After another hour of listening to trees crack and cold silence in between, Richard thought he would go mad from the tension. Sharnon finally stood in front of a huge ash tree and placed his hand on it. The roots of the tree were thick as pillars, and when he touched the trunk, they groaned and shifted apart, so that a hole in the ground was opened. Richard grabbed him by the arm.
“The first one you kill, you throw him over your shoulder and we run out.”
“You do not want their treasures?”
“They are treasures enough.”
Sharnon’s tone changed.
“You wish for a trophy.”
“Hardly! I am an alchemist, not a hunter.”
“Then you seek the sang immor.”
“It’s no business of yours!”
“You wish it.”
Richard sighed.
“I do. If you tell no one, I shall add another purse.”
“Very well, sir.”
Sharnon eased himself into the hole and dropped down into the pit. A gloved hand emerged, beckoning Richard. He sat on the edge of the hole and slipped down. He felt his feet hit the ground, but that was it. No light penetrated the trees outside, and so pitch black was, for all intensive purposes, the color of the floor, walls, and ceiling. Sharnon led him through the black room until Richard felt a wall in front of him.
Sharnon began to whisper rapid incantations, and then became silent after several metallic clicks of several locks, most not of this world. A door was pushed open, and Richard was led through the portal. Sharnon propped the door open with a stone, though Richard couldn’t see. But to his relief, Sharnon lit a match. Then Richard acutely wished that he had not.
A long, vaulted hallway, only six feet wide, ran on into the dark, and every three feet, a door interrupted the wall. They were bedrooms, Richard assumed, each one holding a pale inhabitant. And Sharnon had lit a match in their sanctuary. But Sharnon walked confidently up to the first door, made of iron, as were the walls. It was freezing in the hall, and when he tried to open the door, Sharnon flinched at the cracking of ice. He quickly ran inside and held up his hands, ready to blast a fireball into white faces. But the luxurious bed was empty. And as they repeated the procedure, each room was found in the same condition.
While the were in between rooms, walking I the hallway, Richard stopped, imagining a scrabbling, scratching sound, or a subtle hiss. The sound would persist for a fraction of a second, and Sharnon whispered their boots were cracking ice and disturbing the frozen water in the rooms, causing the sound of steam and the frost breaking. But every room took them deeper into the tunnels, and farther from the door. And yet, Richard was comforted by Sharnon’s cautious readiness and subtle bravado. After a tension-wracked hour and a half, they reached the other side of the hallway.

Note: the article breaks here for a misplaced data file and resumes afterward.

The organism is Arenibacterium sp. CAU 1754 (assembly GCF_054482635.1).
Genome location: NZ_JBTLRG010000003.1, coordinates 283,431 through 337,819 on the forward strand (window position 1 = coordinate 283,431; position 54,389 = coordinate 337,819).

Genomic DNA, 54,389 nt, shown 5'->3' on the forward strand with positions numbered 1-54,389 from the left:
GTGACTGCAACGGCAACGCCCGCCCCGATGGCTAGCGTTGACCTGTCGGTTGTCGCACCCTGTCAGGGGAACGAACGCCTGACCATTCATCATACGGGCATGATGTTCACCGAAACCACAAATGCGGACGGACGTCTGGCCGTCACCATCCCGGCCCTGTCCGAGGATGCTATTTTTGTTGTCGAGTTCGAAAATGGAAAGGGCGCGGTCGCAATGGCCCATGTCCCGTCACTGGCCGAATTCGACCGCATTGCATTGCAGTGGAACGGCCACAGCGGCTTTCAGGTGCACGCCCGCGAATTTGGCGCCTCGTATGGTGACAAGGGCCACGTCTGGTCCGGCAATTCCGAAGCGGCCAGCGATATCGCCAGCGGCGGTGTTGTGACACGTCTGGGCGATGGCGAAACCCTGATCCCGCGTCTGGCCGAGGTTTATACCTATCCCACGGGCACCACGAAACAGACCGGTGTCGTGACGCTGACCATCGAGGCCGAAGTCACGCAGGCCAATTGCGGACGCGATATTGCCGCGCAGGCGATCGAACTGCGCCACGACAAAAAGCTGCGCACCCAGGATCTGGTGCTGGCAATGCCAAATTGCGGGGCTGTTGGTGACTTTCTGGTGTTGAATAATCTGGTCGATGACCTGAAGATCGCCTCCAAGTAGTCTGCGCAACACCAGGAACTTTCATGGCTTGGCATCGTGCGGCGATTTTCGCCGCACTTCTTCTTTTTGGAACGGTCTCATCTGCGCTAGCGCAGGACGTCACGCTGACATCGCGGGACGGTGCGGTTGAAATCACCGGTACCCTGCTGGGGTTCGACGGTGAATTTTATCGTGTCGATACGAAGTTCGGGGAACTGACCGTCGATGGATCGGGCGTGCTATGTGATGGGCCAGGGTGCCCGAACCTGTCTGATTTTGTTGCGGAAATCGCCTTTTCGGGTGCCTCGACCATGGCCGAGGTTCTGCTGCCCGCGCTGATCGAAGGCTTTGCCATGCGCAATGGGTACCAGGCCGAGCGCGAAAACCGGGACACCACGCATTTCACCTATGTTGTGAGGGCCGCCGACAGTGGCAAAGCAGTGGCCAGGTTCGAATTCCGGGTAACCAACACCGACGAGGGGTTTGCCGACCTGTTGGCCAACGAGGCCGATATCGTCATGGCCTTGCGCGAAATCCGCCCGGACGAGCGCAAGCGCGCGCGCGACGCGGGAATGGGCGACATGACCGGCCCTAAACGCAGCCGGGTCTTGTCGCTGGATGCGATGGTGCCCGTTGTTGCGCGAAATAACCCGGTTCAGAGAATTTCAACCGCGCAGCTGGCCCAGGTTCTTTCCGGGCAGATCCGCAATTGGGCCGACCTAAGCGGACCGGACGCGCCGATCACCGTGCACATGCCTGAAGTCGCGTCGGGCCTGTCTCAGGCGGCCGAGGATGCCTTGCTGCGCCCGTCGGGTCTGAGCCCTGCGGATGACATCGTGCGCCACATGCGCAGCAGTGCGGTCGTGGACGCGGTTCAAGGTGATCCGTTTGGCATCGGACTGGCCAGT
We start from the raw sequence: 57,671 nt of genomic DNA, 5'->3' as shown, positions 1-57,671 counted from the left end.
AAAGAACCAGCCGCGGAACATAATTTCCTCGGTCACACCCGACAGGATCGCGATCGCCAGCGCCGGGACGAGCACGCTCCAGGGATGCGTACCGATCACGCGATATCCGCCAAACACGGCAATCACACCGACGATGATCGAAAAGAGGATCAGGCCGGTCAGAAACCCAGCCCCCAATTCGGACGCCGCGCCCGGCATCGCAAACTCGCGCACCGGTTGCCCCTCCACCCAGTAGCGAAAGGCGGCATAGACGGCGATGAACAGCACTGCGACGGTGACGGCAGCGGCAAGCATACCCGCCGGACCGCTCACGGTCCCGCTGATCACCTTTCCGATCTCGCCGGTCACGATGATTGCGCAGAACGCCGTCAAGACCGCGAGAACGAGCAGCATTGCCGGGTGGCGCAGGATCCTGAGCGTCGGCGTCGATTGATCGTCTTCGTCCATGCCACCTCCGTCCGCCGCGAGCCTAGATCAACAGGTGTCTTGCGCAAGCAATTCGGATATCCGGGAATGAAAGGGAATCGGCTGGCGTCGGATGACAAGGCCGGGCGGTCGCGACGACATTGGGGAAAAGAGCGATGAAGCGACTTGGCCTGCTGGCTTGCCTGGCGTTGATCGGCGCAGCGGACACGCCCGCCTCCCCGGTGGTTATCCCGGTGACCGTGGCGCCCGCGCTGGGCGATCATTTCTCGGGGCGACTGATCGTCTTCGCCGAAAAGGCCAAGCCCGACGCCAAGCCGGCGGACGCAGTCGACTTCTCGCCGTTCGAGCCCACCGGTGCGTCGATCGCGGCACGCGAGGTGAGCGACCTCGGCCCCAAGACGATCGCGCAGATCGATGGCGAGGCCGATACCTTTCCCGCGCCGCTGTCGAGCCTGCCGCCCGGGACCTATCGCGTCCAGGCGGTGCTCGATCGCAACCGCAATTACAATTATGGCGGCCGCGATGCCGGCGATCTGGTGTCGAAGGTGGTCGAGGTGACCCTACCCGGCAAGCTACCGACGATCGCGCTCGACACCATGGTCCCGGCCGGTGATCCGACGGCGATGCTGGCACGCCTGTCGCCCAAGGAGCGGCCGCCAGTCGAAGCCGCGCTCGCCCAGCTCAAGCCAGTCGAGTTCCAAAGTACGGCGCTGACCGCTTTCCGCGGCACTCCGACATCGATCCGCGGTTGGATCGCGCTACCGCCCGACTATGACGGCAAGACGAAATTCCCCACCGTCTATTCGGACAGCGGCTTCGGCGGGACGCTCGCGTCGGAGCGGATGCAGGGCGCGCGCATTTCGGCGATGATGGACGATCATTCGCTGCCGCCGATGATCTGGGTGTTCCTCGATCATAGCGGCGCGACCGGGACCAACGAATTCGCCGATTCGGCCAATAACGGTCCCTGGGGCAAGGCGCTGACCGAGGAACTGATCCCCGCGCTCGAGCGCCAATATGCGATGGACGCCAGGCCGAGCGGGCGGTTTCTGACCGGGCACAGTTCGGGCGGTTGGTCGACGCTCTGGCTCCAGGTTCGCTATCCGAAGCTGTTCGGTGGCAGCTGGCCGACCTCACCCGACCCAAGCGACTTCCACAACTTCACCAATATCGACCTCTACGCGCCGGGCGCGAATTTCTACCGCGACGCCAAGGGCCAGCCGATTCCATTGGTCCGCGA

“We are out of luck tonight, alchemist; your mark has escaped us.”
“All right. Let’s get out of here.”
Richard turned and began to walk back. But just outside the globe of candlelight, a figure stood, shoulders raised and eyes shining. The little red specks were candle-hearts themselves, and Richard staggered back, clawing Sharnon’s sleeve.
“Sh-Shar-non!”
The champion spun around. There was nothing outside the ring of candlelight. Sharnon put his back against the wall and pulled Richard next to him. He raised his hands and a pillar of blue flame erupted from them, filling the hallway. Anything standing in the hall would be obliterated. Richard let out a sigh; the burst of fire had been silent. Sharnon sighed heavily.
“We must leave with all haste; we might have been detected. Or perhaps we were always under surveillance, to be silently assassinated. In either case, our assassin is dead. No night-walker could take even a second of that flame on their small finger and live.”
They crept down the hall again, this time with a lantern. Still, scratches were heard on the edge of hearing, making Richard doubt his own ears. Every few steps, he turned his head and looked behind.
After the third time he turned, he saw a pair of eyes.
“Sharn-“
“Silence, they cannot see you. The only thing they sense your air current disturbances. They will be dealt with.”
Sharnon walked a few more steps, and then pulled Richard in front of him. Another burst of blue light ripped down the hall. After lowering his hands, he pulled a lantern out of his jacket. He whispered something to it, and it burst to life. Light flooded the hall.
Hundreds of men and women stood in the passage, pale as snow and silently waiting. Red eyes reflected the light, like cats.
Sharnon seemed intrigued more than alarmed. “How did you avoid my fire?”
One woman smiled, though it was more like muscles tightening than happiness. She raised a finger to the ceiling. Richard raised his face and almost fell down. Hundreds more people clung to the ceiling, looking down on them. “I see.”
Suddenly, Sharnon fell to the ground. Richard looked down and watched Sharnon’s clawing hands disappear into the blackness, before his lantern smashed on the ground and left Richard in the black. He took out his own short sword and ran his hand along the wall, swinging his sword arbitrarily. His hand wrapped around a metal door handle, and Richard swung it open. Once inside the room, he slammed the door shut, taking comfort in its impressive metal.
He lit his own candle and pushed the bed against the door. There were several scratches at the door, followed by pounding. Then silence. Richard quickly pulled pouches and vials out of his robe, then a mortar. He emptied substances into the bowl, and began to calm down while his mixture formed. He stood and carefully lifted the fist-sized ball of putty out of the bowl.
Those blood-sucking monstrosities are about to get a taste of humanity!